In this post we'll look into common store-bought raisins (sultanas) which are made from grapes. The things we usually find in breakfast cereals and muffins. Do deer like eating those raisins? The answer is unequivocably - yes, they do.
Deer enjoy both raw grape fruits and dried grapes - raisins. They will also eat grape vine leaves with gusto, so in case you were wondering if your grape plant was deer resistant - nope.
On our farm, we've tried to feed the deer bits of many not quite usual things to see if they'd enjoy them, and raisins were among those things. We do not feed them regularly though.
Today we can safely say deer love all things breakfast cereal: oatmeal, nuts, raisins or other dehydrated fruits and berries. There will always be some variation of individual tastes but more often than not this is the conclusion. Moreover, we've noticed deer were very partial to raisins and enthusiastic about eating them.
Understandably, as these dehydrated fruits are sweet and carbohydrate-rich, which means lots of energy for the animals.
But should you feed wild deer raisins?
Yes, deer do eat grapes and grape vines.
In fact, grapes make one of their favorite mealtimes. If allowed, deer can cause significant damage to vines that are young and trying to get established and when fruit is ripe.
Our deer love to eat grape leaves, especially new and tender ones. The vines they're usually not that interested in. So deer damage usually looks like a long grape wine stripped of all foliage and fruits.
If you're worried that deer can damage your grape plant, read our post on keeping deer away from your garden where we discuss deterrant methods commonly advertised ad those that actually work.
Grapes and raisins are toxic for dogs and can cause acute kidney failure or even death. To deer they are safe to eat, of course, without going overboard. If a deer were to be given heaps of raisins especially during winter time, when its stomach is attuned to digesting bark and twigs, it could pose danger to the animal. It's not any toxins that'd hurt the deer but a sudden change in diet and inability to digest big amounts of raisins or grapes for that matter.
The major difference between a raw grape and a raisin is that raisin contains significantly more calories and less water.
While grapes contain around 80% water, raisins only contain 15%. That's why raisins have nearly 3 times the antioxidant capacity, but grapes instead carry more water-soluble vitamins.
Grapes when compared to raisins contain, per calorie:
Despite being poorer in vitamins, raisins still have them (!), and also contain lots of copper and iron, a fair bit of calcium, magnesium, phosphorus, potassium, and a little bit of selenium, and zinc.
From our experience, deer also enjoy dehydrated cranberries, currants, apricots. Quite possibly, they will like any fruit. It's natural for deer in the wild to come across some fallen and dried fruits and berries, so in and of itself there's nothing extraordinary in the fact these animals enjoy them.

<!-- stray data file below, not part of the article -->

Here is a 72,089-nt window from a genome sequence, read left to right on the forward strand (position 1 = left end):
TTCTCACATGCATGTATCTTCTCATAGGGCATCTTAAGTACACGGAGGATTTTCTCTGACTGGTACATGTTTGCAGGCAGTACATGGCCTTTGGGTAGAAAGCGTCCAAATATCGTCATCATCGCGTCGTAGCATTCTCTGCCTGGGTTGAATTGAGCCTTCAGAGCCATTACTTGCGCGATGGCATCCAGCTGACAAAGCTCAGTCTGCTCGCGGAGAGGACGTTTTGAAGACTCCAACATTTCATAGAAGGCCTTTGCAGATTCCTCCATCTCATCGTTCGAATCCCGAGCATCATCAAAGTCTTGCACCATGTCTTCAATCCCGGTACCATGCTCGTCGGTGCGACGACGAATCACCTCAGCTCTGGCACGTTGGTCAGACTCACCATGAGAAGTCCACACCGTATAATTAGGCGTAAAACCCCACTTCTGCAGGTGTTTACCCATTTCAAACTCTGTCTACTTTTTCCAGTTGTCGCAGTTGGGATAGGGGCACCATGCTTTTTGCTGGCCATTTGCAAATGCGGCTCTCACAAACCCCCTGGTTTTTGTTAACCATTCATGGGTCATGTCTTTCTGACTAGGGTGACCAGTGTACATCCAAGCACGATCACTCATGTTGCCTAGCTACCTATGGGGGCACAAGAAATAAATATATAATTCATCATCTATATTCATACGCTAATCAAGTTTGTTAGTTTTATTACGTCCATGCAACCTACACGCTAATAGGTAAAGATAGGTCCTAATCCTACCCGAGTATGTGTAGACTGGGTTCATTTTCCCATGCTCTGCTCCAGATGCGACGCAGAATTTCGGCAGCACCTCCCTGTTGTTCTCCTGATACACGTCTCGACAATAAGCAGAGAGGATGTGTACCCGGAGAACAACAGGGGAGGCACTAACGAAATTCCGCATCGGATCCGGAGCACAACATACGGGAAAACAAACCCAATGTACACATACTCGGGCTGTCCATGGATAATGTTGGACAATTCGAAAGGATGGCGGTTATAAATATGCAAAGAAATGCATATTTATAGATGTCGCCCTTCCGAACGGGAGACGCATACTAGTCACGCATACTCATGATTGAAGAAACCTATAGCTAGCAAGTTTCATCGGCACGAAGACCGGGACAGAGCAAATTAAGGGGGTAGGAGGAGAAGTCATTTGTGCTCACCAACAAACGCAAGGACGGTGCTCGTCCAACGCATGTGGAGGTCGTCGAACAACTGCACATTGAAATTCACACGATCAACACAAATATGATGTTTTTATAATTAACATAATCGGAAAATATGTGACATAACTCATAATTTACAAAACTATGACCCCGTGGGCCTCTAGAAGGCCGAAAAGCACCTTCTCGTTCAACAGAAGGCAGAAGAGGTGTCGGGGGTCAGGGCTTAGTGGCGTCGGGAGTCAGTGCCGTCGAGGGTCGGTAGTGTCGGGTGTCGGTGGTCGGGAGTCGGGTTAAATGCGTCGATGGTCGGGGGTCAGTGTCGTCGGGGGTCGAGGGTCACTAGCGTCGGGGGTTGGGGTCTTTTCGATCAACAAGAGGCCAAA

If you’re feeding raisins to wildlife, be sure to offer them in moderation. Many animals are attracted to the sweet scent of raisins, but that includes pests. So you may not want such delicacy spread around near your property.
Dried grapes should not be a major part of any animal’s diet.
But in moderation, raisins are safe to feed to:
Grapes and raisins are toxic to some of our animal friends.
Dogs and cats should never eat raisins as it can lead to kidney failure.
Raisins are also toxic for raccoons and hedgehogs.
Wild raisins is not the same as wild grapes. When people talk about wild raisins they actually mean Viburnum nudum, or Viburnum cassinoides, commonly called smooth witherod. It's a deciduous shrub that produces grapelike berries found in the wild. Birds will eat them, but whatever is left shrivels and resembles the raisins we know and love.
If you come across wild raisins, you can collect some to use as treats for your deer or other wildlife. You can even taste some yourself, because those berries are also edible for humans. You're most likely to find these fruits in autumn, on a dense shrub, 12-20 feet tall, near swamps and bogs.
Conclusion: Deer are drawn to raisins like kids to candies, and will benefit from an occasional treat, but they should not be getting a lot of them at a time. While raisins contain healthy minerals and antioxidants, plus some vitamins, they are also loaded with tons of sugar, which is not a part of a conventional healthy deer diet in such quantities, in winter conditions especially. Healthier options of deer feed include: ✔️ oats ✔️ , grapes, pumpkin, lemons, oranges, in moderation: avocado, carrots, apples. But the main, most natural food for deer is the foliage of various trees and shrubs.
Last modified 2023-09-04 at 22:56
Published 05 December 2022
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